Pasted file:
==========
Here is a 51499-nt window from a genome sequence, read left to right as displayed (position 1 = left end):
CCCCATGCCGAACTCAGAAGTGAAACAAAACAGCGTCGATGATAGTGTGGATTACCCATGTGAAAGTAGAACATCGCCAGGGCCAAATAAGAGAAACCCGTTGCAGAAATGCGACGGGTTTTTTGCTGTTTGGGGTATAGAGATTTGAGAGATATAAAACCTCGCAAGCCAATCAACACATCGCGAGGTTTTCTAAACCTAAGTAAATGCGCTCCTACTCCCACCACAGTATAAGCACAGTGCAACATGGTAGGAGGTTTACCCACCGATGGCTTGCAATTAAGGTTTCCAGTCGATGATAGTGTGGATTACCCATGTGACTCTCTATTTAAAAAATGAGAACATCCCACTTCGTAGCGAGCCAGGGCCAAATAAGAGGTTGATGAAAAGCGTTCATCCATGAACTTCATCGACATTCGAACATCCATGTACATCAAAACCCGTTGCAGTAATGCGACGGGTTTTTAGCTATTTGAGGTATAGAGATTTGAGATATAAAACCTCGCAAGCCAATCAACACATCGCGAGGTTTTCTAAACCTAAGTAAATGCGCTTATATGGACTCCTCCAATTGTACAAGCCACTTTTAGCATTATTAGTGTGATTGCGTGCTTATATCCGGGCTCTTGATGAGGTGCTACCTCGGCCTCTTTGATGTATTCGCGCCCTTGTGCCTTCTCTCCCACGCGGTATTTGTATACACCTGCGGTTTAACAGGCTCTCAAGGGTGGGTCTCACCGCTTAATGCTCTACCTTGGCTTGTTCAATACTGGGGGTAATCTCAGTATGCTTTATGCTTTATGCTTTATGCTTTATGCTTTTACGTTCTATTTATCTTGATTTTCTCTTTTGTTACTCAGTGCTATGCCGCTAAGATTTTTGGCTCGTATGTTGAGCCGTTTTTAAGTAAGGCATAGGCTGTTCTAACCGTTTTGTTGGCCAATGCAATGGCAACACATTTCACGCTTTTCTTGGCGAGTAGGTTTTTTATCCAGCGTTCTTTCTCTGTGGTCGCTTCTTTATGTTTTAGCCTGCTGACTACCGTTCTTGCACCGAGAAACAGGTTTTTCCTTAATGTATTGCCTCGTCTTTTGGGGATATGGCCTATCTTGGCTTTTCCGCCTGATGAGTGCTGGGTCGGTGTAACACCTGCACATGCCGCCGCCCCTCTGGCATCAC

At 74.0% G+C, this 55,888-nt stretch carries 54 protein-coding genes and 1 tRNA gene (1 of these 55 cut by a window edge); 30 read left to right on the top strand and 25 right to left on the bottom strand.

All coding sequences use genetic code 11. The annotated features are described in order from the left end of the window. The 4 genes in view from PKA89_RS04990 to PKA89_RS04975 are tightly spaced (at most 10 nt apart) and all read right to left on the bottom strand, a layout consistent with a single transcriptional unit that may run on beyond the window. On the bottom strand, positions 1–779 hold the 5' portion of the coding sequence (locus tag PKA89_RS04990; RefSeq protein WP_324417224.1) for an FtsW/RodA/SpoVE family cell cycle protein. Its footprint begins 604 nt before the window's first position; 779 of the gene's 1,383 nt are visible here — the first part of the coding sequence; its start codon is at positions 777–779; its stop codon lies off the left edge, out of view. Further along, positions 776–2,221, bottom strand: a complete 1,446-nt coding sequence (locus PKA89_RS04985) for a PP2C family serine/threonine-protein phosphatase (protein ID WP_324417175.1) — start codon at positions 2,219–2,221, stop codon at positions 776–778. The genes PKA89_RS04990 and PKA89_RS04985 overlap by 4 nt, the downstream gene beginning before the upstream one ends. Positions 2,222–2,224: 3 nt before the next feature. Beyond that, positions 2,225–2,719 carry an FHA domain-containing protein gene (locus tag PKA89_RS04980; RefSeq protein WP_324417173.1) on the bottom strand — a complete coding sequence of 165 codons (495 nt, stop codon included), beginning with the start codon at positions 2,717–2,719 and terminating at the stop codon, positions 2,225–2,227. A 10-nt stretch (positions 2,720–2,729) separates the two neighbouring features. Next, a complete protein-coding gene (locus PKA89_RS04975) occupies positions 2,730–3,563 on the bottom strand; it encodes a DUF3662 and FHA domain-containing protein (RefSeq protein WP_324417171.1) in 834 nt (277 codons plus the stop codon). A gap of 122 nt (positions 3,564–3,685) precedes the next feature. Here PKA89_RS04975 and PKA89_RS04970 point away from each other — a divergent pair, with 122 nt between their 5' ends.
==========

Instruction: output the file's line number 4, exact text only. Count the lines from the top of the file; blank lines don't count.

All coding sequences use genetic code 11. The annotated features are described in order from the left end of the window. The 4 genes in view from PKA89_RS04990 to PKA89_RS04975 are tightly spaced (at most 10 nt apart) and all read right to left on the bottom strand, a layout consistent with a single transcriptional unit that may run on beyond the window. On the bottom strand, positions 1–779 hold the 5' portion of the coding sequence (locus tag PKA89_RS04990; RefSeq protein WP_324417224.1) for an FtsW/RodA/SpoVE family cell cycle protein. Its footprint begins 604 nt before the window's first position; 779 of the gene's 1,383 nt are visible here — the first part of the coding sequence; its start codon is at positions 777–779; its stop codon lies off the left edge, out of view. Further along, positions 776–2,221, bottom strand: a complete 1,446-nt coding sequence (locus PKA89_RS04985) for a PP2C family serine/threonine-protein phosphatase (protein ID WP_324417175.1) — start codon at positions 2,219–2,221, stop codon at positions 776–778. The genes PKA89_RS04990 and PKA89_RS04985 overlap by 4 nt, the downstream gene beginning before the upstream one ends. Positions 2,222–2,224: 3 nt before the next feature. Beyond that, positions 2,225–2,719 carry an FHA domain-containing protein gene (locus tag PKA89_RS04980; RefSeq protein WP_324417173.1) on the bottom strand — a complete coding sequence of 165 codons (495 nt, stop codon included), beginning with the start codon at positions 2,717–2,719 and terminating at the stop codon, positions 2,225–2,227. A 10-nt stretch (positions 2,720–2,729) separates the two neighbouring features. Next, a complete protein-coding gene (locus PKA89_RS04975) occupies positions 2,730–3,563 on the bottom strand; it encodes a DUF3662 and FHA domain-containing protein (RefSeq protein WP_324417171.1) in 834 nt (277 codons plus the stop codon). A gap of 122 nt (positions 3,564–3,685) precedes the next feature. Here PKA89_RS04975 and PKA89_RS04970 point away from each other — a divergent pair, with 122 nt between their 5' ends.